AT: Yeah, this is great. And as you say, these five principles are very much guiding principles and play with each other. So listening to what you’re saying there often I can imagine people would bring you some inspiration and they would say, Hey, we really liked this. But then from experience, I’d love to hear your thoughts on this is that you then have to guide them to sort of create their own distinction against that. But, then not also go too far the other way, which is pioneering and trying to create something, as you say, that’s unique for the sake of being unique, it’s sort of like finding. You know, some way that plays something that’s familiar. Yeah. But not yet.
BC: And they can anchor it back to each other as well. Like you might get this really. Something gets put forward and then you, you question it and you know, it might bring out value. It might bring up meaning. And so that could lead to other discoveries or other ways of doing things, but it could also help you drawing back on something like, how do we systemise this? Or, or how do we simplify this? Or how do we get better clarity when using this? And those things can really help evolve into the right thing. If it is the wrong thing or be ruled out because collectively you’ve assessed it. Yeah. That, that they can sort of aid in that sense. Okay. This is great.
AT: I always love something that’s guiding. These principles I think are very much guiding, though I’m sure there are unfortunately occasions when things go wrong. What are the ugly bits?
BC: Yeah, I was thinking about this and I’ve got some. Experience that I can draw from because of myself, I feel like in many situations it’s ego that makes a project go awry.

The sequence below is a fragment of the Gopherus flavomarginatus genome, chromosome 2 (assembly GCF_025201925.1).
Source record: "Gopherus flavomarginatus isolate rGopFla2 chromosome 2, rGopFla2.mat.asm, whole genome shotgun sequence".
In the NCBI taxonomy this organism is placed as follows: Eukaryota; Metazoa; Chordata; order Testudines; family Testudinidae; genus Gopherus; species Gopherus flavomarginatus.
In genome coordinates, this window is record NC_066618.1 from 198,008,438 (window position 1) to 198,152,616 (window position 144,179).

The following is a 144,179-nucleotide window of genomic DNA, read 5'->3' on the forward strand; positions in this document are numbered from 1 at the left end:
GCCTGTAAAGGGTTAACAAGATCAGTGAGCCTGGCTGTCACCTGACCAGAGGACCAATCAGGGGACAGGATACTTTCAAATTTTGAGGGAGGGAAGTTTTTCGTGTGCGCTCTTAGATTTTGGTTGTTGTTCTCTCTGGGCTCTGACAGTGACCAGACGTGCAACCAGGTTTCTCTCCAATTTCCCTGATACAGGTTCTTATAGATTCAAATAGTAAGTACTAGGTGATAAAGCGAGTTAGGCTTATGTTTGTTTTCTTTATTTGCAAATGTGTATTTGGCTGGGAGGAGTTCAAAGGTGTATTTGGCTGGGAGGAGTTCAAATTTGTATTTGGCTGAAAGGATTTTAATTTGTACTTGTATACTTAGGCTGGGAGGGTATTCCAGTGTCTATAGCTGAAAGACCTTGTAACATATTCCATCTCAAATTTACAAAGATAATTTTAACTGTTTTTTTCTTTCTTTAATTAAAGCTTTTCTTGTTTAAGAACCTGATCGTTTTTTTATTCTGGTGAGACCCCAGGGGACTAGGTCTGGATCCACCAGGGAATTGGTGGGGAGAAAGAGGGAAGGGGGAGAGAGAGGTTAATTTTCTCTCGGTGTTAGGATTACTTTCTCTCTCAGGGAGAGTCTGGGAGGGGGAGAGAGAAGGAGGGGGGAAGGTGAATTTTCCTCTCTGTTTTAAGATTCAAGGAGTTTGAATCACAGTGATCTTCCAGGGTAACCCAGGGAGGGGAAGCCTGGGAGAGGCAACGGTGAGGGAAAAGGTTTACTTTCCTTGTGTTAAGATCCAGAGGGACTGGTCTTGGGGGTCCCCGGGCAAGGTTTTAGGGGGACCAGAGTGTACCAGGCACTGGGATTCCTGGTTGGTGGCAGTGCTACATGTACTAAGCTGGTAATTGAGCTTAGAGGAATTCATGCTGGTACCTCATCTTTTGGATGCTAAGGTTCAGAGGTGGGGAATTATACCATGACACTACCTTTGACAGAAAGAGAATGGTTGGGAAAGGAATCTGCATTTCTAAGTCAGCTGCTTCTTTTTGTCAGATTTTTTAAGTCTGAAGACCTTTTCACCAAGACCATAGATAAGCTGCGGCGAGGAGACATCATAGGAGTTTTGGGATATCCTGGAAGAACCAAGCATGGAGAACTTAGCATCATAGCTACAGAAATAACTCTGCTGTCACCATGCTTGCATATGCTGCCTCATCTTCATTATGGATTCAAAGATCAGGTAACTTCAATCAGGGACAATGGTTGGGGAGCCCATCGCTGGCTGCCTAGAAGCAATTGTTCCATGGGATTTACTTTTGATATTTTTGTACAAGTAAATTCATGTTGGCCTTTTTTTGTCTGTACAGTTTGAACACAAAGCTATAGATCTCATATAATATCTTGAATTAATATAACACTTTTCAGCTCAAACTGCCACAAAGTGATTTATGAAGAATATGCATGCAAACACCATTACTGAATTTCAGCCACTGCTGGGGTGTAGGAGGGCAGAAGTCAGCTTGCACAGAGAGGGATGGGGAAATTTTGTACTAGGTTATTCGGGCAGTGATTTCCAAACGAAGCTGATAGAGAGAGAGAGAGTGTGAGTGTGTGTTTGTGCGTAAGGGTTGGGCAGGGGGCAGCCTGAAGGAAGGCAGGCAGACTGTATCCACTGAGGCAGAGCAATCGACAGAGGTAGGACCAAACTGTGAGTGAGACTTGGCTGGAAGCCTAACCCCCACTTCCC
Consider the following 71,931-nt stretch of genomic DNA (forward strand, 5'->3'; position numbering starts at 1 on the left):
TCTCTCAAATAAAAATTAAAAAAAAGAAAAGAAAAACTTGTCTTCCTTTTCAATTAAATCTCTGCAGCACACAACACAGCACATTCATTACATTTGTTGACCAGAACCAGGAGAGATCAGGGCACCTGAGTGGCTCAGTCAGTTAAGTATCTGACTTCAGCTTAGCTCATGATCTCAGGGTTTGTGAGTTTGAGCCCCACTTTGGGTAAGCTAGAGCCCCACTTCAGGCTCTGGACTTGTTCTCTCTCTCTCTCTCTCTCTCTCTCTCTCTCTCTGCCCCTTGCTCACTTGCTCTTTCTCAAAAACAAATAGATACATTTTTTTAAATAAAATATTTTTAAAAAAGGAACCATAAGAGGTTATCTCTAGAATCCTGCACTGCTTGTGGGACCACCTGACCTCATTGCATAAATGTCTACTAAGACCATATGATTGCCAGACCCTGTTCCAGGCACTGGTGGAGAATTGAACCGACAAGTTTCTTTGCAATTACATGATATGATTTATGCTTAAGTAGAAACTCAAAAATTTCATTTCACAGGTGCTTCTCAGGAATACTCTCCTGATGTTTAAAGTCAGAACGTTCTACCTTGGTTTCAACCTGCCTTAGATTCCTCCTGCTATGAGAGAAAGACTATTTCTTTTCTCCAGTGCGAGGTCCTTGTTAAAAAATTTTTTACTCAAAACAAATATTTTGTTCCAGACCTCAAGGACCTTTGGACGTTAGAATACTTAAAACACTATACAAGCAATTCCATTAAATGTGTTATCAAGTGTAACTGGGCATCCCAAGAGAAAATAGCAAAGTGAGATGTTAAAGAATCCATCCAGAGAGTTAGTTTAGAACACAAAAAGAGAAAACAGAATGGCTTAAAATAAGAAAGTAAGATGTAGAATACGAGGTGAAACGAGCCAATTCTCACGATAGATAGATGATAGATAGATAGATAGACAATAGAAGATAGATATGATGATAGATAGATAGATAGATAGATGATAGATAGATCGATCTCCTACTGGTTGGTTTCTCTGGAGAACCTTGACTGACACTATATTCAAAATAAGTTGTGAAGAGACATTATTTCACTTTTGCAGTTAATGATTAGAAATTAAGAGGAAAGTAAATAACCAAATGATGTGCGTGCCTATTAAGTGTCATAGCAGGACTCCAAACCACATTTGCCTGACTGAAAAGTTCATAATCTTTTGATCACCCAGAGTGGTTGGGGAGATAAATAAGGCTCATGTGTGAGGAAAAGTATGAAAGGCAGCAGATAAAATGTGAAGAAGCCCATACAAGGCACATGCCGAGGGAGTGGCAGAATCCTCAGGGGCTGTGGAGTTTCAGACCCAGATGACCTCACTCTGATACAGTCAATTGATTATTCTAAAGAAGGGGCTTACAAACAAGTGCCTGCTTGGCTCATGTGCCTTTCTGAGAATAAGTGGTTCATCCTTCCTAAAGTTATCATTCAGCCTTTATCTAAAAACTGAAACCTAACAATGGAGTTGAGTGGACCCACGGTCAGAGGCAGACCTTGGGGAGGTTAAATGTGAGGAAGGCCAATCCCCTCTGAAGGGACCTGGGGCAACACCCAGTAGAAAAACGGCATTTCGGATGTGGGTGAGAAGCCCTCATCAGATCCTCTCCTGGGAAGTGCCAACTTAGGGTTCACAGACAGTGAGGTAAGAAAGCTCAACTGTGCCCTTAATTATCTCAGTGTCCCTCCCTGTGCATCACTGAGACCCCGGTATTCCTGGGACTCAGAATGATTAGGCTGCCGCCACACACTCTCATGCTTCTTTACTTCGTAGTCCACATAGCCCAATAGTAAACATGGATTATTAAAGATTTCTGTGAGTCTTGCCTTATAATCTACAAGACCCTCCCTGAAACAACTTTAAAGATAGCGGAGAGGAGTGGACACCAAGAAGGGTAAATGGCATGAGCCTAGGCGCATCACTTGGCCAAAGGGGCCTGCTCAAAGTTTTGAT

And so that’s why these guiding principles first of all, that the separate from an typical fields that you would work within in a room. Right? And so no one feels like, you know, their skillset is being. Discredited or attacked or whatever, when someone starts to ask questions around these principles it’s just about looking at what’s the.
What do we think the pinnacle of a brand identity system is, and, and, you know, maybe that’s flags and lets draw out the principles and see how we stack up against them. And so you’re not jarring with anyone you know, or their skills or, or the personality that they’re bringing and designers in particular can get really close to things, right.
Because they deep dive, they get invested in building something meaningful and important.
AT: So with those egos come preference and opinion things that are often subjective. So yeah. What, what have you found work or helps with that situation?
BC: Well, look, you’re dealing with humans. Hey, so you have to remember that they have a lens that they’re looking at this through, or they have a perspective that they’re looking at this through. And as soon as you genuinely try and engage with that, people feel understood and they’re not defensive. And you know, that’s a much more conducive environment for collaboration. And so I feel like, yeah, you’ve got to pivot. And not be on the attack with the defense yourself and really just try and be curious and understand what it is that you’re trying to say or that you’re trying to achieve through this particular thing that you really, really love.